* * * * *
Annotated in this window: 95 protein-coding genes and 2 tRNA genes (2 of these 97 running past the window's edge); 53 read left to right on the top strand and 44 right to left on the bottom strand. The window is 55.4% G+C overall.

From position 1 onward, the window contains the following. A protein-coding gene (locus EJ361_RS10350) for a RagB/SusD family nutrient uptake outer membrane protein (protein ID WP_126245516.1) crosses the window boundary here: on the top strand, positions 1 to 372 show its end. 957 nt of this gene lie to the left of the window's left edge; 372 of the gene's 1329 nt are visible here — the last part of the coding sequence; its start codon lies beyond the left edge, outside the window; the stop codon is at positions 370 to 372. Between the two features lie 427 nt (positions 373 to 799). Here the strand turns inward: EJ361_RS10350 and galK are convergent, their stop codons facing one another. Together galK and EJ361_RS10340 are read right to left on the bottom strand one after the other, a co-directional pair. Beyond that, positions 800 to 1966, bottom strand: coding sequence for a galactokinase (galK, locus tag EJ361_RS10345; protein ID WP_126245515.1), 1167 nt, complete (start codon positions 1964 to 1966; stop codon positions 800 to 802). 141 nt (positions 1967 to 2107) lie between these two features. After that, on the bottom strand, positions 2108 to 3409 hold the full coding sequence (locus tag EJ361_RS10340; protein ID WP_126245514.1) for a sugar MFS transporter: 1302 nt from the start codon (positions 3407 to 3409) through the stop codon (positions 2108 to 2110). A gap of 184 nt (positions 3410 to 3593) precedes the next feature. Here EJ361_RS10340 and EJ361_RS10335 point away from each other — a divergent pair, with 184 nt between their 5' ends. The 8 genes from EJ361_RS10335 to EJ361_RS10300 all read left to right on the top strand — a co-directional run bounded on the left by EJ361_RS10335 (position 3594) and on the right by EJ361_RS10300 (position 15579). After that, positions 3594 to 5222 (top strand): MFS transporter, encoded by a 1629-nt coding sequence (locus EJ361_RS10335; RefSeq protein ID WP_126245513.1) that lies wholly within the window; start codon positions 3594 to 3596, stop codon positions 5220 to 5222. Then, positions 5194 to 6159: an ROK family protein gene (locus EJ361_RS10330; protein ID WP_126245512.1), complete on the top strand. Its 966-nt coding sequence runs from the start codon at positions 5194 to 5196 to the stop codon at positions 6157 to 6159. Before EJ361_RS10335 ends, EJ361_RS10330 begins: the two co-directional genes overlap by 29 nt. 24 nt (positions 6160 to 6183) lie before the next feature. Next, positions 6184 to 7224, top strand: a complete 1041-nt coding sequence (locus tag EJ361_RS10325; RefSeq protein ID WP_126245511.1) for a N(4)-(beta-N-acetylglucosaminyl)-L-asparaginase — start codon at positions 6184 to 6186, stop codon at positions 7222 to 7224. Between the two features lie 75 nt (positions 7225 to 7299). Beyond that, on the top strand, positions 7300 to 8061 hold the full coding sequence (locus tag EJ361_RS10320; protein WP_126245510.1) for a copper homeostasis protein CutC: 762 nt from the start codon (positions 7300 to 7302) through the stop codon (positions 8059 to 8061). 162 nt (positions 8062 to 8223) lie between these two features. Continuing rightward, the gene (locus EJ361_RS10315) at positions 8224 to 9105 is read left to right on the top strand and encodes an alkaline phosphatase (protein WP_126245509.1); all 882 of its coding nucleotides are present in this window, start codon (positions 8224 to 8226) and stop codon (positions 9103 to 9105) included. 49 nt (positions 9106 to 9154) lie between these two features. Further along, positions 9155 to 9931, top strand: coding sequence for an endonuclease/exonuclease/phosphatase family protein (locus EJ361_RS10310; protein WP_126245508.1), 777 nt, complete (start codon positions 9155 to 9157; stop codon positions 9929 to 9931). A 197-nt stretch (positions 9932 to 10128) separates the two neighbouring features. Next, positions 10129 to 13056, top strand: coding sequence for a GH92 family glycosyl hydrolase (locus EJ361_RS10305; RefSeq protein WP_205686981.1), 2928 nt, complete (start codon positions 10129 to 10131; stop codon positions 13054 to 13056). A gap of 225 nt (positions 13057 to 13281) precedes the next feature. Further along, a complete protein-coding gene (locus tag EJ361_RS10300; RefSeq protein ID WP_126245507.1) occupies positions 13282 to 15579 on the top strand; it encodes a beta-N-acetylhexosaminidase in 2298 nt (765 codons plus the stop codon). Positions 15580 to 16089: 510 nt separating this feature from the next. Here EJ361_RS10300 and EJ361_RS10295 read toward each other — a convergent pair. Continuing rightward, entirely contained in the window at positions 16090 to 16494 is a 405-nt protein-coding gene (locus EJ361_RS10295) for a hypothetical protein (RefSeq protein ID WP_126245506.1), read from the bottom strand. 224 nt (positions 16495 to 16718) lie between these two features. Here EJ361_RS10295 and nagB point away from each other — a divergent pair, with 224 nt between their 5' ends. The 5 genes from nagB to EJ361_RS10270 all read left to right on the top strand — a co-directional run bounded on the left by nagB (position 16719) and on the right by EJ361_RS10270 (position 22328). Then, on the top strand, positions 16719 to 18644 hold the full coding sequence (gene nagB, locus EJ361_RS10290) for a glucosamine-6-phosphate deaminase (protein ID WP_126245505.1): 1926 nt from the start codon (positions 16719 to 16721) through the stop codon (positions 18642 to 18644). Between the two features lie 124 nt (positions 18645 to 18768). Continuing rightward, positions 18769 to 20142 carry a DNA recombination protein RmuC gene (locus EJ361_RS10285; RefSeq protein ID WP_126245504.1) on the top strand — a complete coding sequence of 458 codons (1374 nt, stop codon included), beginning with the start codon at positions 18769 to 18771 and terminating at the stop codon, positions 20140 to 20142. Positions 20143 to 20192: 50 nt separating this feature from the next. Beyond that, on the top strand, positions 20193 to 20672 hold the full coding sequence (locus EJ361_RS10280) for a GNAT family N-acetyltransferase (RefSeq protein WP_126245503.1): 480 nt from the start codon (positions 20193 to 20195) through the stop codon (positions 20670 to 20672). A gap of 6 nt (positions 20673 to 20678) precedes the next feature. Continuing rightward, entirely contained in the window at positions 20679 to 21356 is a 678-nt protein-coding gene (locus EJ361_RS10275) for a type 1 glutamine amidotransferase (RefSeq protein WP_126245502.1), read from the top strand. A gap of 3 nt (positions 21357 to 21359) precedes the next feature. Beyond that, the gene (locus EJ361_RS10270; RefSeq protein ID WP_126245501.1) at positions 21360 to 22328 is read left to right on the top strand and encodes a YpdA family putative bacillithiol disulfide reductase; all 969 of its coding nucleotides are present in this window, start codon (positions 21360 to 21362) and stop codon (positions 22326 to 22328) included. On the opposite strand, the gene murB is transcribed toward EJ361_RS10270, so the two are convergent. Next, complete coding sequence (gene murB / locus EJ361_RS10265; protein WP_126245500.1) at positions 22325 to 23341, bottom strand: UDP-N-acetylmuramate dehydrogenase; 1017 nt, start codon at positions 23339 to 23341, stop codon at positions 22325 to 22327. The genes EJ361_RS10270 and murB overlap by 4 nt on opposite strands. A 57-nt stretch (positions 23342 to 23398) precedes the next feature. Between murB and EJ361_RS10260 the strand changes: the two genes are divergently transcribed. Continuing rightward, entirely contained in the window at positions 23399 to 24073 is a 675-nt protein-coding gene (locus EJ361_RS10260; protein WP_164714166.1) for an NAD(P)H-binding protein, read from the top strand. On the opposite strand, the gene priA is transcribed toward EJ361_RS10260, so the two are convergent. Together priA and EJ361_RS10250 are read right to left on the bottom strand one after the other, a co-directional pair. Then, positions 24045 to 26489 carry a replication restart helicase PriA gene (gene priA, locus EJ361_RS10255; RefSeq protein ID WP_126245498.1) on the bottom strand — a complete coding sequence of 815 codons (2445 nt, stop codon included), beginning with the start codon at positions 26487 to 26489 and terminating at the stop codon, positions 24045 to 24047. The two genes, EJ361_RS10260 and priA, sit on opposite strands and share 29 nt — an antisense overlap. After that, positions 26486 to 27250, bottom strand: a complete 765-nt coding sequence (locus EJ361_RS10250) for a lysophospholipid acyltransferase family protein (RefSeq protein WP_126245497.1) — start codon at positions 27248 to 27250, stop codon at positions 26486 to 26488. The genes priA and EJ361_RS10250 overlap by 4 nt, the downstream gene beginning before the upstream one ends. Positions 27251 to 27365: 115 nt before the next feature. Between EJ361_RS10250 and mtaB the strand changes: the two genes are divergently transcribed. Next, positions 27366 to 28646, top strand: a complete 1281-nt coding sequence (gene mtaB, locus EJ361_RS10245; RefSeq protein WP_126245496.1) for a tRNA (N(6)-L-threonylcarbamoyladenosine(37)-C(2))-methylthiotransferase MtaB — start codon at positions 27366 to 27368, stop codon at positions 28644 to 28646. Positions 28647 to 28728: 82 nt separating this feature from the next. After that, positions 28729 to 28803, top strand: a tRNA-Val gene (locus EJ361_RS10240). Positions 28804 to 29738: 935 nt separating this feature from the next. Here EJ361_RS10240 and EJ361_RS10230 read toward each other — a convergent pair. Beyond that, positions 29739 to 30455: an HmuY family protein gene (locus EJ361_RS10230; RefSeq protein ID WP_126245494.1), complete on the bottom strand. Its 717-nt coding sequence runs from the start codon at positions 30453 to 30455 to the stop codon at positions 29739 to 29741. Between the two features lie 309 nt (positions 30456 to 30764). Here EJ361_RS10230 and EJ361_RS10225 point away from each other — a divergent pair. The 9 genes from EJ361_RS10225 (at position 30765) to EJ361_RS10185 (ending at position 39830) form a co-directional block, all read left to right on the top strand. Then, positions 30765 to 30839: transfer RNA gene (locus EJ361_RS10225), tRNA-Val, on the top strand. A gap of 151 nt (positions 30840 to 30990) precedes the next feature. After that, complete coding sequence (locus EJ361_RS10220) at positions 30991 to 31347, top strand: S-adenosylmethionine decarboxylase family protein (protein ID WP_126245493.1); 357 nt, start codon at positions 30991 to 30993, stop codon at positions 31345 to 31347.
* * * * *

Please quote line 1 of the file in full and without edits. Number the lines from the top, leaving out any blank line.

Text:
Annotated in this window: 95 protein-coding genes and 2 tRNA genes (2 of these 97 running past the window's edge); 53 read left to right on the top strand and 44 right to left on the bottom strand. The window is 55.4% G+C overall.